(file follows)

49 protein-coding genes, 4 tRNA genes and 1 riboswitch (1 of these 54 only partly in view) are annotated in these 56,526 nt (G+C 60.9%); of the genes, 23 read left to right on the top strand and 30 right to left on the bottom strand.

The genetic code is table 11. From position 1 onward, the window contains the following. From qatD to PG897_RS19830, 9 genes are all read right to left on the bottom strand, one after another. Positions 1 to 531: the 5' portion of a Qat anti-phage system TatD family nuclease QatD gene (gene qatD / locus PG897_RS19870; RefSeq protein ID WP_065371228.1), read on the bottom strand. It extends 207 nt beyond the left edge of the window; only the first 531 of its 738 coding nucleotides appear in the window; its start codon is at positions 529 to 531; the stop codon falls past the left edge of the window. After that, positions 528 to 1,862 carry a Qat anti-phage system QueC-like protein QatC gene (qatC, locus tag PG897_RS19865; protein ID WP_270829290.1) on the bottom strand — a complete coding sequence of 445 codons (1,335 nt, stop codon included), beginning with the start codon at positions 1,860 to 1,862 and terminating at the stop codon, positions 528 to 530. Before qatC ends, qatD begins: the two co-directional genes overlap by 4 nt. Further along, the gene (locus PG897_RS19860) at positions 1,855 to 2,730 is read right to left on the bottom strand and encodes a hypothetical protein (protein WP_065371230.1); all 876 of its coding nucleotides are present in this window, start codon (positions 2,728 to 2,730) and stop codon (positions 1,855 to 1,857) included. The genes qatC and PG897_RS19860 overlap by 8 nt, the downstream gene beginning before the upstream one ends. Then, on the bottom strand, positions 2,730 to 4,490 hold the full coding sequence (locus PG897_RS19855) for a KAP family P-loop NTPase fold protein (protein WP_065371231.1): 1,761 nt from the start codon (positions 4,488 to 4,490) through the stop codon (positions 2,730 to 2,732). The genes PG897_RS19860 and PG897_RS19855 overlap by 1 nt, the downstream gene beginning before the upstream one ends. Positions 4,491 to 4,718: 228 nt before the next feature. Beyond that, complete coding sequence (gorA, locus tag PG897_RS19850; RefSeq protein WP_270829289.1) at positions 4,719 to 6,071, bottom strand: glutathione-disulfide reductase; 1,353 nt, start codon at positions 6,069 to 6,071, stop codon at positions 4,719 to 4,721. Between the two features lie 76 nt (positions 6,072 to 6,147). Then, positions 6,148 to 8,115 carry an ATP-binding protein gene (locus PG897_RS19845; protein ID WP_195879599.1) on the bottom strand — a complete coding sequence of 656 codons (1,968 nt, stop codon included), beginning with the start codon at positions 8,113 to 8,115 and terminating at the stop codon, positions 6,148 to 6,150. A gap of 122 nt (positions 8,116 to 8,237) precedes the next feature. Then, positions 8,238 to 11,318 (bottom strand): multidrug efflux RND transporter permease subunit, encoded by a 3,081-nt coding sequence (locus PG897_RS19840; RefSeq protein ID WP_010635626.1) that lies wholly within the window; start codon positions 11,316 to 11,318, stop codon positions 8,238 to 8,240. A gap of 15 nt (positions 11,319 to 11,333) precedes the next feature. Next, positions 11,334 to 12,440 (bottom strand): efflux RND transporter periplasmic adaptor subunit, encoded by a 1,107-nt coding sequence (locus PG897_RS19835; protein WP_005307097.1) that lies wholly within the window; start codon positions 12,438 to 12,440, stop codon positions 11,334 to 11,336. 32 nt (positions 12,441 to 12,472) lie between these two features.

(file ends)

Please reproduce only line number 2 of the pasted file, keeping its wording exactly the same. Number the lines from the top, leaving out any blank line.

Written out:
The genetic code is table 11. From position 1 onward, the window contains the following. From qatD to PG897_RS19830, 9 genes are all read right to left on the bottom strand, one after another. Positions 1 to 531: the 5' portion of a Qat anti-phage system TatD family nuclease QatD gene (gene qatD / locus PG897_RS19870; RefSeq protein ID WP_065371228.1), read on the bottom strand. It extends 207 nt beyond the left edge of the window; only the first 531 of its 738 coding nucleotides appear in the window; its start codon is at positions 529 to 531; the stop codon falls past the left edge of the window. After that, positions 528 to 1,862 carry a Qat anti-phage system QueC-like protein QatC gene (qatC, locus tag PG897_RS19865; protein ID WP_270829290.1) on the bottom strand — a complete coding sequence of 445 codons (1,335 nt, stop codon included), beginning with the start codon at positions 1,860 to 1,862 and terminating at the stop codon, positions 528 to 530. Before qatC ends, qatD begins: the two co-directional genes overlap by 4 nt. Further along, the gene (locus PG897_RS19860) at positions 1,855 to 2,730 is read right to left on the bottom strand and encodes a hypothetical protein (protein WP_065371230.1); all 876 of its coding nucleotides are present in this window, start codon (positions 2,728 to 2,730) and stop codon (positions 1,855 to 1,857) included. The genes qatC and PG897_RS19860 overlap by 8 nt, the downstream gene beginning before the upstream one ends. Then, on the bottom strand, positions 2,730 to 4,490 hold the full coding sequence (locus PG897_RS19855) for a KAP family P-loop NTPase fold protein (protein WP_065371231.1): 1,761 nt from the start codon (positions 4,488 to 4,490) through the stop codon (positions 2,730 to 2,732). The genes PG897_RS19860 and PG897_RS19855 overlap by 1 nt, the downstream gene beginning before the upstream one ends. Positions 4,491 to 4,718: 228 nt before the next feature. Beyond that, complete coding sequence (gorA, locus tag PG897_RS19850; RefSeq protein WP_270829289.1) at positions 4,719 to 6,071, bottom strand: glutathione-disulfide reductase; 1,353 nt, start codon at positions 6,069 to 6,071, stop codon at positions 4,719 to 4,721. Between the two features lie 76 nt (positions 6,072 to 6,147). Then, positions 6,148 to 8,115 carry an ATP-binding protein gene (locus PG897_RS19845; protein ID WP_195879599.1) on the bottom strand — a complete coding sequence of 656 codons (1,968 nt, stop codon included), beginning with the start codon at positions 8,113 to 8,115 and terminating at the stop codon, positions 6,148 to 6,150. A gap of 122 nt (positions 8,116 to 8,237) precedes the next feature. Then, positions 8,238 to 11,318 (bottom strand): multidrug efflux RND transporter permease subunit, encoded by a 3,081-nt coding sequence (locus PG897_RS19840; RefSeq protein ID WP_010635626.1) that lies wholly within the window; start codon positions 11,316 to 11,318, stop codon positions 8,238 to 8,240. A gap of 15 nt (positions 11,319 to 11,333) precedes the next feature. Next, positions 11,334 to 12,440 (bottom strand): efflux RND transporter periplasmic adaptor subunit, encoded by a 1,107-nt coding sequence (locus PG897_RS19835; protein WP_005307097.1) that lies wholly within the window; start codon positions 12,438 to 12,440, stop codon positions 11,334 to 11,336. 32 nt (positions 12,441 to 12,472) lie between these two features.